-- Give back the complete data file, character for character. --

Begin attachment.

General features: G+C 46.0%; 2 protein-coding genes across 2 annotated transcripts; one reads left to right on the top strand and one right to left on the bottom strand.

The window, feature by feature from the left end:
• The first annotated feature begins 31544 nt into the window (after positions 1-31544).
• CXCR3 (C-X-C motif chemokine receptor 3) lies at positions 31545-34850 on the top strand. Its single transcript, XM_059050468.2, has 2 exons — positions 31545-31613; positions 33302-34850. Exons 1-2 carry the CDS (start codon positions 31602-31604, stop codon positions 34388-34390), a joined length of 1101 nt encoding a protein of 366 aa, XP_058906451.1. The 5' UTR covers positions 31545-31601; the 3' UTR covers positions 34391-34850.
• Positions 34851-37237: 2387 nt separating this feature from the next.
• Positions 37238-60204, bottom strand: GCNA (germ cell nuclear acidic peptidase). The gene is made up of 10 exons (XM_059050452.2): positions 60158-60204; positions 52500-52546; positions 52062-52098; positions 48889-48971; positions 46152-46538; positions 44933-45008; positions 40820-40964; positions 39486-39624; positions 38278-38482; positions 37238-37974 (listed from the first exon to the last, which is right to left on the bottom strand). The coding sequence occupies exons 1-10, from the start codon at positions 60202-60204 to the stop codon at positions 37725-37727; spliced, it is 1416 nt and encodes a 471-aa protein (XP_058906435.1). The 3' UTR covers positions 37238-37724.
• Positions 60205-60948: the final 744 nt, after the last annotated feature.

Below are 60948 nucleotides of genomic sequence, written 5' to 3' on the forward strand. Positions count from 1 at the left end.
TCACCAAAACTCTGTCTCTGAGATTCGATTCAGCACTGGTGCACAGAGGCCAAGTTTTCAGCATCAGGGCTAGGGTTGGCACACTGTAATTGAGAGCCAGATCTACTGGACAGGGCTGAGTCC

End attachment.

General features: G+C 46.0%; 2 protein-coding genes across 2 annotated transcripts; one reads left to right on the top strand and one right to left on the bottom strand.

The window, feature by feature from the left end:
• The first annotated feature begins 31544 nt into the window (after positions 1-31544).
• CXCR3 (C-X-C motif chemokine receptor 3) lies at positions 31545-34850 on the top strand. Its single transcript, XM_059050468.2, has 2 exons — positions 31545-31613; positions 33302-34850. Exons 1-2 carry the CDS (start codon positions 31602-31604, stop codon positions 34388-34390), a joined length of 1101 nt encoding a protein of 366 aa, XP_058906451.1. The 5' UTR covers positions 31545-31601; the 3' UTR covers positions 34391-34850.
• Positions 34851-37237: 2387 nt separating this feature from the next.
• Positions 37238-60204, bottom strand: GCNA (germ cell nuclear acidic peptidase). The gene is made up of 10 exons (XM_059050452.2): positions 60158-60204; positions 52500-52546; positions 52062-52098; positions 48889-48971; positions 46152-46538; positions 44933-45008; positions 40820-40964; positions 39486-39624; positions 38278-38482; positions 37238-37974 (listed from the first exon to the last, which is right to left on the bottom strand). The coding sequence occupies exons 1-10, from the start codon at positions 60202-60204 to the stop codon at positions 37725-37727; spliced, it is 1416 nt and encodes a 471-aa protein (XP_058906435.1). The 3' UTR covers positions 37238-37724.
• Positions 60205-60948: the final 744 nt, after the last annotated feature.

Below are 60948 nucleotides of genomic sequence, written 5' to 3' on the forward strand. Positions count from 1 at the left end.
TCACCAAAACTCTGTCTCTGAGATTCGATTCAGCACTGGTGCACAGAGGCCAAGTTTTCAGCATCAGGGCTAGGGTTGGCACACTGTAATTGAGAGCCAGATCTACTGGACAGGGCTGAGTCC